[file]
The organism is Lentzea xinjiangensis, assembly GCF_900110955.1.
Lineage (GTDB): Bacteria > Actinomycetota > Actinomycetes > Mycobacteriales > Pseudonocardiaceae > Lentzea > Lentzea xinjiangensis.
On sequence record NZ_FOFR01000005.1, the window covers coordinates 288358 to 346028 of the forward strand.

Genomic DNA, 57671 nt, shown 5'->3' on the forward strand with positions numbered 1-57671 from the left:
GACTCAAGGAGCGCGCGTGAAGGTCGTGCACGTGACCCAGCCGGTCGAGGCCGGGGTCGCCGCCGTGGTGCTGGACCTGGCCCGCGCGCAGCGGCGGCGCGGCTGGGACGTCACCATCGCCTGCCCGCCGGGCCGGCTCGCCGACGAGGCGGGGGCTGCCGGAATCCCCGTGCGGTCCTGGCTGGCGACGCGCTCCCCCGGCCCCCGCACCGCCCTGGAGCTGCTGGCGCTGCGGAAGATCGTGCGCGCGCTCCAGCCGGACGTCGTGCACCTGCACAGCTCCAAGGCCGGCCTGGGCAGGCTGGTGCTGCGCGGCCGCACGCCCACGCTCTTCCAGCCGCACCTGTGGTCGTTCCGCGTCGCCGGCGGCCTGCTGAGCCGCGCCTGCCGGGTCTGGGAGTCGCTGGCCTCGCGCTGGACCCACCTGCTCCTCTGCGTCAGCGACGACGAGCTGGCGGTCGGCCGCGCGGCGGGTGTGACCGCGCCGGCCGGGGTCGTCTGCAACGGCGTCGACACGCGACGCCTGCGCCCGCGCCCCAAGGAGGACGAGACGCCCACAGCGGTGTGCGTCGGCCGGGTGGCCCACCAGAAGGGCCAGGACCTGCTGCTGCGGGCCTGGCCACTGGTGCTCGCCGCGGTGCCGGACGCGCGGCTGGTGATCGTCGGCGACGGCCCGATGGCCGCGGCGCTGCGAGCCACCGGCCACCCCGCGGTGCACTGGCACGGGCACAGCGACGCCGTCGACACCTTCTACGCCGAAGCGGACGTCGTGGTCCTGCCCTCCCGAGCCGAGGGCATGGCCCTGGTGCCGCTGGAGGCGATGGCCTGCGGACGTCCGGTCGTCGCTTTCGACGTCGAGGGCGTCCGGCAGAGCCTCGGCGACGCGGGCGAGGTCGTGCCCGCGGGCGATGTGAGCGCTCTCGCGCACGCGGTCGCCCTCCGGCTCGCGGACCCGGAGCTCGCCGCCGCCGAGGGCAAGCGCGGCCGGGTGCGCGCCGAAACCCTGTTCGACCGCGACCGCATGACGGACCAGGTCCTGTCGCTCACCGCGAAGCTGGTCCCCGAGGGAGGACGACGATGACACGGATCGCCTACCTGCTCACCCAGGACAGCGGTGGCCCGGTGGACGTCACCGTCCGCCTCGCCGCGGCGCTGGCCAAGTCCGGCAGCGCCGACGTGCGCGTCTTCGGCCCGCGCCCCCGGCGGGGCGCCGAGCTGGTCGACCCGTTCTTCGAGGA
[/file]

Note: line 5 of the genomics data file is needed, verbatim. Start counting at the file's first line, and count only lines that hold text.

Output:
GACTCAAGGAGCGCGCGTGAAGGTCGTGCACGTGACCCAGCCGGTCGAGGCCGGGGTCGCCGCCGTGGTGCTGGACCTGGCCCGCGCGCAGCGGCGGCGCGGCTGGGACGTCACCATCGCCTGCCCGCCGGGCCGGCTCGCCGACGAGGCGGGGGCTGCCGGAATCCCCGTGCGGTCCTGGCTGGCGACGCGCTCCCCCGGCCCCCGCACCGCCCTGGAGCTGCTGGCGCTGCGGAAGATCGTGCGCGCGCTCCAGCCGGACGTCGTGCACCTGCACAGCTCCAAGGCCGGCCTGGGCAGGCTGGTGCTGCGCGGCCGCACGCCCACGCTCTTCCAGCCGCACCTGTGGTCGTTCCGCGTCGCCGGCGGCCTGCTGAGCCGCGCCTGCCGGGTCTGGGAGTCGCTGGCCTCGCGCTGGACCCACCTGCTCCTCTGCGTCAGCGACGACGAGCTGGCGGTCGGCCGCGCGGCGGGTGTGACCGCGCCGGCCGGGGTCGTCTGCAACGGCGTCGACACGCGACGCCTGCGCCCGCGCCCCAAGGAGGACGAGACGCCCACAGCGGTGTGCGTCGGCCGGGTGGCCCACCAGAAGGGCCAGGACCTGCTGCTGCGGGCCTGGCCACTGGTGCTCGCCGCGGTGCCGGACGCGCGGCTGGTGATCGTCGGCGACGGCCCGATGGCCGCGGCGCTGCGAGCCACCGGCCACCCCGCGGTGCACTGGCACGGGCACAGCGACGCCGTCGACACCTTCTACGCCGAAGCGGACGTCGTGGTCCTGCCCTCCCGAGCCGAGGGCATGGCCCTGGTGCCGCTGGAGGCGATGGCCTGCGGACGTCCGGTCGTCGCTTTCGACGTCGAGGGCGTCCGGCAGAGCCTCGGCGACGCGGGCGAGGTCGTGCCCGCGGGCGATGTGAGCGCTCTCGCGCACGCGGTCGCCCTCCGGCTCGCGGACCCGGAGCTCGCCGCCGCCGAGGGCAAGCGCGGCCGGGTGCGCGCCGAAACCCTGTTCGACCGCGACCGCATGACGGACCAGGTCCTGTCGCTCACCGCGAAGCTGGTCCCCGAGGGAGGACGACGATGACACGGATCGCCTACCTGCTCACCCAGGACAGCGGTGGCCCGGTGGACGTCACCGTCCGCCTCGCCGCGGCGCTGGCCAAGTCCGGCAGCGCCGACGTGCGCGTCTTCGGCCCGCGCCCCCGGCGGGGCGCCGAGCTGGTCGACCCGTTCTTCGAGGA